By analysing data that spanned almost 20 years, they found that the use of antibiotics was linked to increased resistance in some instances, depending on the type of antibiotic. One class of antibiotics, non-penicillin beta-lactams, were used three to five times more on average per person in the UK compared to Norway. This has led to a higher incidence of infections by a certain multi-drug resistant E. coli strain.

However, the UK also uses the antibiotic trimethoprim more often, but analysis did not uncover higher levels of resistance in the UK when comparing the common E. coli strains found in both countries.

The study found that the survival of MDR bacteria depended on what strains of E. coli were in the surrounding environment. Due to this and other selective pressures in an area, researchers concluded that it is not possible to assume that the widespread use of one type of antibiotic will have the same effect on antibiotic-resistant bacteria spread in different countries.

The scientists stress that their results warrant sustained research efforts to identify what else drives the spread of E. coli and other clinically important bacteria across a range of ecological settings. Further research is needed to fully understand the combined effect of antibiotics, travel, food production systems and other factors shaping the levels of drug resistance in a country.

Understanding more about the strains that can outcompete antibiotic-resistant E. coli can lead to new ways to help stop the spread. For example, attempts that increase the amount of non-resistant, non-harmful bacteria in an area.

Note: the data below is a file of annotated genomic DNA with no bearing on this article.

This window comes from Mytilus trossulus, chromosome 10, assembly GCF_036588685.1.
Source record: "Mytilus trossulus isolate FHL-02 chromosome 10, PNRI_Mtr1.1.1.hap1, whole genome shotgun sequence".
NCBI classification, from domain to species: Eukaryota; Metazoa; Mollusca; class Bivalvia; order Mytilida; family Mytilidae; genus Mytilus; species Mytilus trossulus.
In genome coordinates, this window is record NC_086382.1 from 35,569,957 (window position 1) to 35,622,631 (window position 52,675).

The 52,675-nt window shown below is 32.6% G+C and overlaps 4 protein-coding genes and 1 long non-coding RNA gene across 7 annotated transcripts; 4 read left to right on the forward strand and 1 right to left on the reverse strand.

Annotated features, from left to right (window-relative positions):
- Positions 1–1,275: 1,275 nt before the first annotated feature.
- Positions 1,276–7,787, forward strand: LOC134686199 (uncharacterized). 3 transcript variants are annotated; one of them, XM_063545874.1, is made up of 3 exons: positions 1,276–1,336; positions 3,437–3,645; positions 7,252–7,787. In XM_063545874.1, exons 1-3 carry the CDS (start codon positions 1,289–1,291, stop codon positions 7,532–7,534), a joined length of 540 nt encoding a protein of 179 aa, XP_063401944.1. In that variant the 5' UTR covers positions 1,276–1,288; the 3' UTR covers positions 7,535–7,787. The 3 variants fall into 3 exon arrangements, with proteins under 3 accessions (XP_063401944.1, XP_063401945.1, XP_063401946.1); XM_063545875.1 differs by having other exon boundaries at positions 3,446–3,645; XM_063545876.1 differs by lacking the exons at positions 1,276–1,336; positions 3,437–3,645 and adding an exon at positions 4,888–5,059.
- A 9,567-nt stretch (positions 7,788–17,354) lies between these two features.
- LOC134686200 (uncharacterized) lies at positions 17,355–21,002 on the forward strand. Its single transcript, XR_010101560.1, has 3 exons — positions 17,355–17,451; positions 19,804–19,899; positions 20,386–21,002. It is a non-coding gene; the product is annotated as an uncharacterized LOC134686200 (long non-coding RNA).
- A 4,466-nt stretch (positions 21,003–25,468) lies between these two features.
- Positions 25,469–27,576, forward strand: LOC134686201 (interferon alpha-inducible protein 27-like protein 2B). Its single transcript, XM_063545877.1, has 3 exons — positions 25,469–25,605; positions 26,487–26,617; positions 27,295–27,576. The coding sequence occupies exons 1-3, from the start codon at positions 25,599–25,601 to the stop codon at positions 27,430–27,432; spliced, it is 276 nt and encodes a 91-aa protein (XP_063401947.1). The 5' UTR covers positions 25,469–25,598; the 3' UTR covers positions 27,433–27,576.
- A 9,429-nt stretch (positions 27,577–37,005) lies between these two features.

“Our large-scale study allowed us to start to answer some of the long-standing questions about what causally drives multidrug-resistant bacteria in a population. This research was only possible due to the national systematic surveillance of bacterial pathogens that occurred in the UK and Norway. Without such systems in place, scientists would be considerably more limited in terms of what can be learnt using the power of genomics.” - Dr Anna Pöntinen, co-first author from the University of Oslo, Norway and visiting scientist at the Wellcome Sanger Institute.

“Our study suggests that antibiotics are modulating factors in the success of antibiotic-resistant E. coli, instead of the only cause. Our research traced the impact of several different broad-spectrum antibiotics and shows that the influence of these varies by country and area. Overall, our comprehensive genetic analysis shows that it is not always possible to predict how the use of antibiotics will impact an area without knowing the genetic makeup of the bacterial strains in that environment.” - Professor Julian Parkhill, co-author from the University of Cambridge

“Treatment-resistant E. coli is a major global public health issue. While it has long been accepted that the overuse of antibiotics plays a role in the rise and spread of superbugs, our study highlights that the level of drug resistance in widespread E. coli strains can vary substantially. Antibiotic use will be one selective pressure, and our study shows that it is not the only factor that impacts the success of these bacteria. Continuing to use genomics to gain a detailed understanding of the underlying drivers of bacterial success is crucial if we are to control the spread of superbugs.” - Professor Jukka Corander, senior author from the Wellcome Sanger Institute and the University of Oslo, Norway

Reference: Pöntinen AK, Gladstone RA, Pesonen H, et al. Modulation of multidrug-resistant clone success in Escherichia coli populations: a longitudinal, multi-country, genomic and antibiotic usage cohort study. Lancet Microbe. 2024. doi: 10.1016/S2666-5247(23)00292-6